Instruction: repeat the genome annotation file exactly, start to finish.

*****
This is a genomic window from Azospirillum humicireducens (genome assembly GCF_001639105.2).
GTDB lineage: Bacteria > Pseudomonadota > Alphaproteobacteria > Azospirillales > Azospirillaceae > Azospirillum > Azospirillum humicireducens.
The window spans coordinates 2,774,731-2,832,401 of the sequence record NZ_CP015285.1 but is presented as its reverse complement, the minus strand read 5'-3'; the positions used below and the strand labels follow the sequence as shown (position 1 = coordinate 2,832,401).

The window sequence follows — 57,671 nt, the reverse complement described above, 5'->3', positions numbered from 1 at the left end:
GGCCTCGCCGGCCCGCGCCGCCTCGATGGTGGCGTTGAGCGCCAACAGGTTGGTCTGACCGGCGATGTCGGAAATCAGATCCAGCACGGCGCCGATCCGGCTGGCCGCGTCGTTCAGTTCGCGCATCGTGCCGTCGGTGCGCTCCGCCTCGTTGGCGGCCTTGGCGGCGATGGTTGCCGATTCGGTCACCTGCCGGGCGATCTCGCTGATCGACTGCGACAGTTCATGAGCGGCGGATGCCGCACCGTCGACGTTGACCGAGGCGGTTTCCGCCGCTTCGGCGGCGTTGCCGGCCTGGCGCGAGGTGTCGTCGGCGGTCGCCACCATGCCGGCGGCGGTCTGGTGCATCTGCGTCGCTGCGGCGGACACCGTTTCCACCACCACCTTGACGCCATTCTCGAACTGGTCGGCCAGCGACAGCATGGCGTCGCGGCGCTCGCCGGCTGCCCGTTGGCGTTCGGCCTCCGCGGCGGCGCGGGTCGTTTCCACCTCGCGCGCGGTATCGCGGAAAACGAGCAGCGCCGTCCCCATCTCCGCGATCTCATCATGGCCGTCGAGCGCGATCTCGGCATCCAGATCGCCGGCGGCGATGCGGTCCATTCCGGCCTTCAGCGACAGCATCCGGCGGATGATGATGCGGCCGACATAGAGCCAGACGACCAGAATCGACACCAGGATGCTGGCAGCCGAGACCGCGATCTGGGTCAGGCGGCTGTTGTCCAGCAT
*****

This is a genomic window from Azospirillum humicireducens (genome assembly GCF_001639105.2).
GTDB lineage: Bacteria > Pseudomonadota > Alphaproteobacteria > Azospirillales > Azospirillaceae > Azospirillum > Azospirillum humicireducens.
The window spans coordinates 2,774,731-2,832,401 of the sequence record NZ_CP015285.1 but is presented as its reverse complement, the minus strand read 5'-3'; the positions used below and the strand labels follow the sequence as shown (position 1 = coordinate 2,832,401).

The window sequence follows — 57,671 nt, the reverse complement described above, 5'->3', positions numbered from 1 at the left end:
GGCCTCGCCGGCCCGCGCCGCCTCGATGGTGGCGTTGAGCGCCAACAGGTTGGTCTGACCGGCGATGTCGGAAATCAGATCCAGCACGGCGCCGATCCGGCTGGCCGCGTCGTTCAGTTCGCGCATCGTGCCGTCGGTGCGCTCCGCCTCGTTGGCGGCCTTGGCGGCGATGGTTGCCGATTCGGTCACCTGCCGGGCGATCTCGCTGATCGACTGCGACAGTTCATGAGCGGCGGATGCCGCACCGTCGACGTTGACCGAGGCGGTTTCCGCCGCTTCGGCGGCGTTGCCGGCCTGGCGCGAGGTGTCGTCGGCGGTCGCCACCATGCCGGCGGCGGTCTGGTGCATCTGCGTCGCTGCGGCGGACACCGTTTCCACCACCACCTTGACGCCATTCTCGAACTGGTCGGCCAGCGACAGCATGGCGTCGCGGCGCTCGCCGGCTGCCCGTTGGCGTTCGGCCTCCGCGGCGGCGCGGGTCGTTTCCACCTCGCGCGCGGTATCGCGGAAAACGAGCAGCGCCGTCCCCATCTCCGCGATCTCATCATGGCCGTCGAGCGCGATCTCGGCATCCAGATCGCCGGCGGCGATGCGGTCCATTCCGGCCTTCAGCGACAGCATCCGGCGGATGATGATGCGGCCGACATAGAGCCAGACGACCAGAATCGACACCAGGATGCTGGCAGCCGAGACCGCGATCTGGGTCAGGCGGCTGTTGTCCAGCAT